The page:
Progression is achieved when you take an element and increase or decrease one or more of its qualities. One of the first examples of this would be a gradation by size. Having a cluster of candles, all varying in size, on a plain and simple tray will create interest because there is a natural progression shown. You will also be able to achieve progression through colour, like in a monochromatic colour scheme where each different element is a slightly different shade of the same hue.


Transition is a bit more difficult to define. Unlike progression and repetition, transition tends to be a much smoother flow, where the eye will naturally glide from one area to the next. One of the most common ways of using transition is by using a curved line to gently lead the eye, like a winding path or an arched doorway.  


And then we have got contrast. Contrast is pretty straight forward. Putting two elements in opposition to each other, such as putting a white pillow next to a black pillow on the couch, this is the hallmark for this design principle. Opposition can also often be implied by contrasts in form, such as squares and circles both used together. With contrast, sometimes it can be a bit jarring, and it is most commonly used to enliven a space. Be aware of the fact that you could possibly be undoing some of the hard work you have put in using the other mechanisms by overdoing it with too much contrast.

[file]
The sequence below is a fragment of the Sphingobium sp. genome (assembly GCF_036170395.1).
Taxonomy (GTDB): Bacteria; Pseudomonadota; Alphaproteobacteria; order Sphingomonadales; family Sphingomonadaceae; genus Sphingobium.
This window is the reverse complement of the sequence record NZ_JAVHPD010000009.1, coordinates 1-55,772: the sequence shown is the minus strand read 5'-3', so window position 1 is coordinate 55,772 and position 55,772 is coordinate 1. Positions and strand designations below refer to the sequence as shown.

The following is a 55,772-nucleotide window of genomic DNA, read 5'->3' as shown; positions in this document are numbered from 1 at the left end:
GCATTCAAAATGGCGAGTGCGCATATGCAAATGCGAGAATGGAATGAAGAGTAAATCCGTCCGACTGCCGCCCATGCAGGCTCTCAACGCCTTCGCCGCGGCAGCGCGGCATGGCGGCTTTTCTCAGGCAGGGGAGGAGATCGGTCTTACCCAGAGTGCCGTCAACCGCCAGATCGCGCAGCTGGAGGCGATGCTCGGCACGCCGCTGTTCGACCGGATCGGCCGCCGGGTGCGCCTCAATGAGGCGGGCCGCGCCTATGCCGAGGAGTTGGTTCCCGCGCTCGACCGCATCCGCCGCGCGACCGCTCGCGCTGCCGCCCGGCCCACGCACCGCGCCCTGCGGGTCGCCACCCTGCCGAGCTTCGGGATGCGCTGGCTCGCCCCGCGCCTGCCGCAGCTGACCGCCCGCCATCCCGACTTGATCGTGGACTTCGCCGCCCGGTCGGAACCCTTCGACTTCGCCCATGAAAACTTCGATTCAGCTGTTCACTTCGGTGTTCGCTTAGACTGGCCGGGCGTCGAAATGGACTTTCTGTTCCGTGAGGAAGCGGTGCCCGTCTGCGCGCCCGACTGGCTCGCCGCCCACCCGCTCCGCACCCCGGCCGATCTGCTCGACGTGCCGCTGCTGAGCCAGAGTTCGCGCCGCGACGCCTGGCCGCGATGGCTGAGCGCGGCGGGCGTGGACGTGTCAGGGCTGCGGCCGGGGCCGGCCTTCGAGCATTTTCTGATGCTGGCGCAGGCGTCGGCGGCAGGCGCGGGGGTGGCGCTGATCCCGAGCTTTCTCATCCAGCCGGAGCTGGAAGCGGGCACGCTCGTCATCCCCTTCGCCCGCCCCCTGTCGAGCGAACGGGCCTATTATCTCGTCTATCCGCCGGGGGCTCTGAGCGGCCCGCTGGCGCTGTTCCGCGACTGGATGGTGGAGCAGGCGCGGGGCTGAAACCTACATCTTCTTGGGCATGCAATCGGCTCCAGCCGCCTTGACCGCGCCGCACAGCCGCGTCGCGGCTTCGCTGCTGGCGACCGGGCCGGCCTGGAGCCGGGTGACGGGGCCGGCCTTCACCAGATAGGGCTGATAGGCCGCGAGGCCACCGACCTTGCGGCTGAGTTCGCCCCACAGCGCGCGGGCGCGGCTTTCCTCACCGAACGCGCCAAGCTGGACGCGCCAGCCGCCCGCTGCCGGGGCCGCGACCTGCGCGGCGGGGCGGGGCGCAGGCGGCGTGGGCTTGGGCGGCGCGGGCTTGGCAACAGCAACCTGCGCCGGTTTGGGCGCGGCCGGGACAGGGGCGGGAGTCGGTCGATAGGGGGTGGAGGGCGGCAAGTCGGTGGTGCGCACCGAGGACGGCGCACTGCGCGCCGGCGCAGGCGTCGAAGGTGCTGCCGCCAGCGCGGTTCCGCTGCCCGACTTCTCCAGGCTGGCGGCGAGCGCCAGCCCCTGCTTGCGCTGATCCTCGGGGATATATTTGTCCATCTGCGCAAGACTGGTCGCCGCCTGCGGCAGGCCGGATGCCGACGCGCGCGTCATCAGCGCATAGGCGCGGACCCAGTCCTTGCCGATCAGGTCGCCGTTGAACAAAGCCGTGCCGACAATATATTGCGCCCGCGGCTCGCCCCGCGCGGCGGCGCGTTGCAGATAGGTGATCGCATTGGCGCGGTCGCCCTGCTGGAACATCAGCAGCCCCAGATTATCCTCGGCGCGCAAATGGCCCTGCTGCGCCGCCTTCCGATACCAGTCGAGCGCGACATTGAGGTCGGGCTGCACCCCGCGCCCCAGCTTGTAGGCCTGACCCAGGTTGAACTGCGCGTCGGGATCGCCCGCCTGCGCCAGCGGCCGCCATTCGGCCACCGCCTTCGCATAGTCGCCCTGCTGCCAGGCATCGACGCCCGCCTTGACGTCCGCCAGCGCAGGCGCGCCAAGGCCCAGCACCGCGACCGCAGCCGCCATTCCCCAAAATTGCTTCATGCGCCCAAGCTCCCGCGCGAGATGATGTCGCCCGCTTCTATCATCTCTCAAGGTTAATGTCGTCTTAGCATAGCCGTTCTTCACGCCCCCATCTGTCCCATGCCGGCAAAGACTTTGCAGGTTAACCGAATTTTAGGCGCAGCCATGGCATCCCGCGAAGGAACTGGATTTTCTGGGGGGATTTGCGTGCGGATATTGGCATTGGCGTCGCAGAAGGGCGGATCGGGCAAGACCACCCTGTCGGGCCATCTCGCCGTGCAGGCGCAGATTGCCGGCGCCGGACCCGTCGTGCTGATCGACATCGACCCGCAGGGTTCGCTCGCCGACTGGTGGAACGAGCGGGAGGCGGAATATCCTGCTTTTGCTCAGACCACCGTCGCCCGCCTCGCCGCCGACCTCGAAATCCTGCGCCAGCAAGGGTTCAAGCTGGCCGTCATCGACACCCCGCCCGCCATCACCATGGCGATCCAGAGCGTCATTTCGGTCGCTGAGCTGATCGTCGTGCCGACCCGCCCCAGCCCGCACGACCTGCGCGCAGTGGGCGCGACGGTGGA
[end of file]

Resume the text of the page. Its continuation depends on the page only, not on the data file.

When it comes to interior design , there is another important element, where it becomes necessary to take infinite pains as details. Anything from the colour of the piping on the scatter cushion, the trimming on the lamp shade, to the cupboard handles and light switches need attention. Unlike with colour, people generally find the details to be a bit boring. And because of this, it often times gets skimmed over or neglected or simply left out. We know that colour can express the entire life and spirit of a scheme, however, details are just as an important underpinning of interior design. Details do not always have to jump out at you and be obvious, but they should be just right, and they should enhance the overall feel of a room.

Proportion and Scale 

Proportion and scale work very well together, especially since they both relate to shape and size. Proportion is all about the ratio of one design element to another or one element to the whole. Scale has got to do with the size of one object compared to the next.


You get to have that definite impact on the atmosphere that you would like to create with interior design when you use colour.

At Rivermap, we specialise in interior decorating and design. We have been involved in projects with both ethnic and organic feels, in private homes as well as the leisure property sector. At Rivermap, we enjoy incorporating traditional elements, artefacts and organic materials. For more information on what we have to offer, contact us on 083 256 1723 or visit our website on www.rivermapdecordesign.co.za

* The email will not be published on the website.